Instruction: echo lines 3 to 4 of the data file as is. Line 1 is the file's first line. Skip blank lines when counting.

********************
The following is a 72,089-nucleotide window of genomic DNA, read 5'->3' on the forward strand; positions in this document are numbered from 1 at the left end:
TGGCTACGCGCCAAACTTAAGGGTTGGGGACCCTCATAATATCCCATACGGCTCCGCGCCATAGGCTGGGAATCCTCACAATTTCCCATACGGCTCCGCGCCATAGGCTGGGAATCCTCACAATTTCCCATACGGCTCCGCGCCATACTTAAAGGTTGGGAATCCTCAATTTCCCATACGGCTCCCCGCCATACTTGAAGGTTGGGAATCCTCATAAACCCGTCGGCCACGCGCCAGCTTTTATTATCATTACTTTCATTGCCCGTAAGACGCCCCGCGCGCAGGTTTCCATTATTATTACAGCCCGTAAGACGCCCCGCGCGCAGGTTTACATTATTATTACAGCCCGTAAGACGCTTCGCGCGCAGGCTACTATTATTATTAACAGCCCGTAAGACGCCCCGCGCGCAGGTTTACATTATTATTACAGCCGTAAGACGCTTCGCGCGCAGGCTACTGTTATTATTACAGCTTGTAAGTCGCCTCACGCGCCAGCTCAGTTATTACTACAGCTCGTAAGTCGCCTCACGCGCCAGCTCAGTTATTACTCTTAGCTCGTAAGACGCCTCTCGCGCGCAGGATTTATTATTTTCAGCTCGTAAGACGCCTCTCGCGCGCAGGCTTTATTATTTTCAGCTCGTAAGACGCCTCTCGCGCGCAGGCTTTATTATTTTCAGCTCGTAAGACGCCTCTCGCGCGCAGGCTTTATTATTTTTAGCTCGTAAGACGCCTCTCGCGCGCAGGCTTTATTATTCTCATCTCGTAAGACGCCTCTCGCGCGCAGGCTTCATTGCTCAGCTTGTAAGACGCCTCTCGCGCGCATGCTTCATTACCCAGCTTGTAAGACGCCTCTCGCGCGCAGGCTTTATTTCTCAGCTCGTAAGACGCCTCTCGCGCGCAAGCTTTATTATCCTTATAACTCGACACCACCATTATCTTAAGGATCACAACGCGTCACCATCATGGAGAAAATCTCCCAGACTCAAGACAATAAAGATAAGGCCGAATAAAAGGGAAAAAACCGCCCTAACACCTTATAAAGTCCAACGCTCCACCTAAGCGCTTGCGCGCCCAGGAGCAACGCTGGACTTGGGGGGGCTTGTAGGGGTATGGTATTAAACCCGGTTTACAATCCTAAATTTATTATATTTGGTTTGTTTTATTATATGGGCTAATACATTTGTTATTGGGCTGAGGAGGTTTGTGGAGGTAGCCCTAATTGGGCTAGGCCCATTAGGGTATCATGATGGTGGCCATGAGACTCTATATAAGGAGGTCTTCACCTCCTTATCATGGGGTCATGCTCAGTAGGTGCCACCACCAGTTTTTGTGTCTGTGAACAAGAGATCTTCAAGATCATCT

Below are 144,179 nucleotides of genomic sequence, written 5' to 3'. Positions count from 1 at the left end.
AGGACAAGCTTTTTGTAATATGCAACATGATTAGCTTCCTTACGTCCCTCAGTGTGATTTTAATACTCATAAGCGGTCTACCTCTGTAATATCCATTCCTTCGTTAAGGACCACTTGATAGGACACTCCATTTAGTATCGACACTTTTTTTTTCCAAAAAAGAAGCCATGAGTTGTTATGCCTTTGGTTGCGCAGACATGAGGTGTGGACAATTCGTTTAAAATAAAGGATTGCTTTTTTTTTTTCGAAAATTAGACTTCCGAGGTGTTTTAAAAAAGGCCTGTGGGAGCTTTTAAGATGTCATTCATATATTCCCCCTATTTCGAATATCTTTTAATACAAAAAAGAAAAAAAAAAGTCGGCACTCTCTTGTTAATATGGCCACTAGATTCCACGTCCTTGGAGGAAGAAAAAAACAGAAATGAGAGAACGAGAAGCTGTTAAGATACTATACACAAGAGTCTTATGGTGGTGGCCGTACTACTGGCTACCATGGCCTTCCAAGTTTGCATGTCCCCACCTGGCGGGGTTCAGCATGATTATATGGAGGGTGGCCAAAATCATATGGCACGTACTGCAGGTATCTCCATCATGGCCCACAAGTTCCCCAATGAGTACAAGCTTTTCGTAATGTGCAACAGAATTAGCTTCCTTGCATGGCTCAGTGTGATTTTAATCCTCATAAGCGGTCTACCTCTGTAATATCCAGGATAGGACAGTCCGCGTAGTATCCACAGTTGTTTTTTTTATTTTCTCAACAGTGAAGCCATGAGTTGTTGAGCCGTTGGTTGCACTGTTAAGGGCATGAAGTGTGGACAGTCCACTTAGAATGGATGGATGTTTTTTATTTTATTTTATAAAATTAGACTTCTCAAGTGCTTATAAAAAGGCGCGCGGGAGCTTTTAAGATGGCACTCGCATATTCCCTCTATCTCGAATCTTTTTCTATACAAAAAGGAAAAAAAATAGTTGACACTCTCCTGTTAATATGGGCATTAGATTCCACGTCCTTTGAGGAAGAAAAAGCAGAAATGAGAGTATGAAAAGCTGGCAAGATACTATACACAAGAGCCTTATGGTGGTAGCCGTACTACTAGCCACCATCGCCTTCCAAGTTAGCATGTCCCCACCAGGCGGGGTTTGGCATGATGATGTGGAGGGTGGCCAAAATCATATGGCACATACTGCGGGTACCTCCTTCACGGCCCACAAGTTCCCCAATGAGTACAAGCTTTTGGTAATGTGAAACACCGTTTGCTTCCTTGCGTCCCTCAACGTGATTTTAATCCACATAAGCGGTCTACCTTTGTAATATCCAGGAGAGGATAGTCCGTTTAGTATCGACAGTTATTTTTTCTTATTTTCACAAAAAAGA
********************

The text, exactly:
Below are 144,179 nucleotides of genomic sequence, written 5' to 3'. Positions count from 1 at the left end.
AGGACAAGCTTTTTGTAATATGCAACATGATTAGCTTCCTTACGTCCCTCAGTGTGATTTTAATACTCATAAGCGGTCTACCTCTGTAATATCCATTCCTTCGTTAAGGACCACTTGATAGGACACTCCATTTAGTATCGACACTTTTTTTTTCCAAAAAAGAAGCCATGAGTTGTTATGCCTTTGGTTGCGCAGACATGAGGTGTGGACAATTCGTTTAAAATAAAGGATTGCTTTTTTTTTTTCGAAAATTAGACTTCCGAGGTGTTTTAAAAAAGGCCTGTGGGAGCTTTTAAGATGTCATTCATATATTCCCCCTATTTCGAATATCTTTTAATACAAAAAAGAAAAAAAAAAGTCGGCACTCTCTTGTTAATATGGCCACTAGATTCCACGTCCTTGGAGGAAGAAAAAAACAGAAATGAGAGAACGAGAAGCTGTTAAGATACTATACACAAGAGTCTTATGGTGGTGGCCGTACTACTGGCTACCATGGCCTTCCAAGTTTGCATGTCCCCACCTGGCGGGGTTCAGCATGATTATATGGAGGGTGGCCAAAATCATATGGCACGTACTGCAGGTATCTCCATCATGGCCCACAAGTTCCCCAATGAGTACAAGCTTTTCGTAATGTGCAACAGAATTAGCTTCCTTGCATGGCTCAGTGTGATTTTAATCCTCATAAGCGGTCTACCTCTGTAATATCCAGGATAGGACAGTCCGCGTAGTATCCACAGTTGTTTTTTTTATTTTCTCAACAGTGAAGCCATGAGTTGTTGAGCCGTTGGTTGCACTGTTAAGGGCATGAAGTGTGGACAGTCCACTTAGAATGGATGGATGTTTTTTATTTTATTTTATAAAATTAGACTTCTCAAGTGCTTATAAAAAGGCGCGCGGGAGCTTTTAAGATGGCACTCGCATATTCCCTCTATCTCGAATCTTTTTCTATACAAAAAGGAAAAAAAATAGTTGACACTCTCCTGTTAATATGGGCATTAGATTCCACGTCCTTTGAGGAAGAAAAAGCAGAAATGAGAGTATGAAAAGCTGGCAAGATACTATACACAAGAGCCTTATGGTGGTAGCCGTACTACTAGCCACCATCGCCTTCCAAGTTAGCATGTCCCCACCAGGCGGGGTTTGGCATGATGATGTGGAGGGTGGCCAAAATCATATGGCACATACTGCGGGTACCTCCTTCACGGCCCACAAGTTCCCCAATGAGTACAAGCTTTTGGTAATGTGAAACACCGTTTGCTTCCTTGCGTCCCTCAACGTGATTTTAATCCACATAAGCGGTCTACCTTTGTAATATCCAGGAGAGGATAGTCCGTTTAGTATCGACAGTTATTTTTTCTTATTTTCACAAAAAAGA